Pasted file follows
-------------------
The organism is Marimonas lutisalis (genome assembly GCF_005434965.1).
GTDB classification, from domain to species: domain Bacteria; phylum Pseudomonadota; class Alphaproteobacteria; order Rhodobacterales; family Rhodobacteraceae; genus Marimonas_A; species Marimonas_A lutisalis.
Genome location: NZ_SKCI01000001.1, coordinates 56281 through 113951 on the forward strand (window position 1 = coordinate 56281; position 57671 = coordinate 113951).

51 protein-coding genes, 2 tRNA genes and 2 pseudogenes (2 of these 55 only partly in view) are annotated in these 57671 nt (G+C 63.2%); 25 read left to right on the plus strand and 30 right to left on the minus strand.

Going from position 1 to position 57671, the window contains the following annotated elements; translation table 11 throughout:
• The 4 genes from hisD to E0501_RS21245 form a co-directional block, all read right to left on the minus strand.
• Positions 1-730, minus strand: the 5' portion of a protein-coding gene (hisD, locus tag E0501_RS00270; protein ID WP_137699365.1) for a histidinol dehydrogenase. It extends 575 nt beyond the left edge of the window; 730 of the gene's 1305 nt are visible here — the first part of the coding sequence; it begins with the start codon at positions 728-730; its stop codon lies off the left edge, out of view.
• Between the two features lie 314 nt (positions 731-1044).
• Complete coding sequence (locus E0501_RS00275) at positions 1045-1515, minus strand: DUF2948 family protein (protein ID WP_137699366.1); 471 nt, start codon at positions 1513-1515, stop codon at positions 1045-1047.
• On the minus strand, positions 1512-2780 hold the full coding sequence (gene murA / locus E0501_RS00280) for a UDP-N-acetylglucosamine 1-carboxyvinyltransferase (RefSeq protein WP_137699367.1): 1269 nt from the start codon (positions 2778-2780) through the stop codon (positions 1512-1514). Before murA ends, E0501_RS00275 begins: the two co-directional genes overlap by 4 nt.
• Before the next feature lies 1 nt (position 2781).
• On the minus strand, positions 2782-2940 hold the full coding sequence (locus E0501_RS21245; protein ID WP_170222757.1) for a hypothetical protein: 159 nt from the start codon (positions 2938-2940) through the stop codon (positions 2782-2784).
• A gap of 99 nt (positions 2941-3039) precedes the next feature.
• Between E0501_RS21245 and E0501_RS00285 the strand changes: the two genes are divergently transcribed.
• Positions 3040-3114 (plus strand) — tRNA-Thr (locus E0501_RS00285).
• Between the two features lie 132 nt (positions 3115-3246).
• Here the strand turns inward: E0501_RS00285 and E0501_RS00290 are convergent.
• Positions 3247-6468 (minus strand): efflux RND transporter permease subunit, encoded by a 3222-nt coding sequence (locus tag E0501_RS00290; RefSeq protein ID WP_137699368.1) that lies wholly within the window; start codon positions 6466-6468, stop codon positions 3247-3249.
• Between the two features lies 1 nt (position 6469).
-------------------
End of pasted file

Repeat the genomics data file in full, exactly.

The organism is Marimonas lutisalis (genome assembly GCF_005434965.1).
GTDB classification, from domain to species: domain Bacteria; phylum Pseudomonadota; class Alphaproteobacteria; order Rhodobacterales; family Rhodobacteraceae; genus Marimonas_A; species Marimonas_A lutisalis.
Genome location: NZ_SKCI01000001.1, coordinates 56281 through 113951 on the forward strand (window position 1 = coordinate 56281; position 57671 = coordinate 113951).

51 protein-coding genes, 2 tRNA genes and 2 pseudogenes (2 of these 55 only partly in view) are annotated in these 57671 nt (G+C 63.2%); 25 read left to right on the plus strand and 30 right to left on the minus strand.

Going from position 1 to position 57671, the window contains the following annotated elements; translation table 11 throughout:
• The 4 genes from hisD to E0501_RS21245 form a co-directional block, all read right to left on the minus strand.
• Positions 1-730, minus strand: the 5' portion of a protein-coding gene (hisD, locus tag E0501_RS00270; protein ID WP_137699365.1) for a histidinol dehydrogenase. It extends 575 nt beyond the left edge of the window; 730 of the gene's 1305 nt are visible here — the first part of the coding sequence; it begins with the start codon at positions 728-730; its stop codon lies off the left edge, out of view.
• Between the two features lie 314 nt (positions 731-1044).
• Complete coding sequence (locus E0501_RS00275) at positions 1045-1515, minus strand: DUF2948 family protein (protein ID WP_137699366.1); 471 nt, start codon at positions 1513-1515, stop codon at positions 1045-1047.
• On the minus strand, positions 1512-2780 hold the full coding sequence (gene murA / locus E0501_RS00280) for a UDP-N-acetylglucosamine 1-carboxyvinyltransferase (RefSeq protein WP_137699367.1): 1269 nt from the start codon (positions 2778-2780) through the stop codon (positions 1512-1514). Before murA ends, E0501_RS00275 begins: the two co-directional genes overlap by 4 nt.
• Before the next feature lies 1 nt (position 2781).
• On the minus strand, positions 2782-2940 hold the full coding sequence (locus E0501_RS21245; protein ID WP_170222757.1) for a hypothetical protein: 159 nt from the start codon (positions 2938-2940) through the stop codon (positions 2782-2784).
• A gap of 99 nt (positions 2941-3039) precedes the next feature.
• Between E0501_RS21245 and E0501_RS00285 the strand changes: the two genes are divergently transcribed.
• Positions 3040-3114 (plus strand) — tRNA-Thr (locus E0501_RS00285).
• Between the two features lie 132 nt (positions 3115-3246).
• Here the strand turns inward: E0501_RS00285 and E0501_RS00290 are convergent.
• Positions 3247-6468 (minus strand): efflux RND transporter permease subunit, encoded by a 3222-nt coding sequence (locus tag E0501_RS00290; RefSeq protein ID WP_137699368.1) that lies wholly within the window; start codon positions 6466-6468, stop codon positions 3247-3249.
• Between the two features lies 1 nt (position 6469).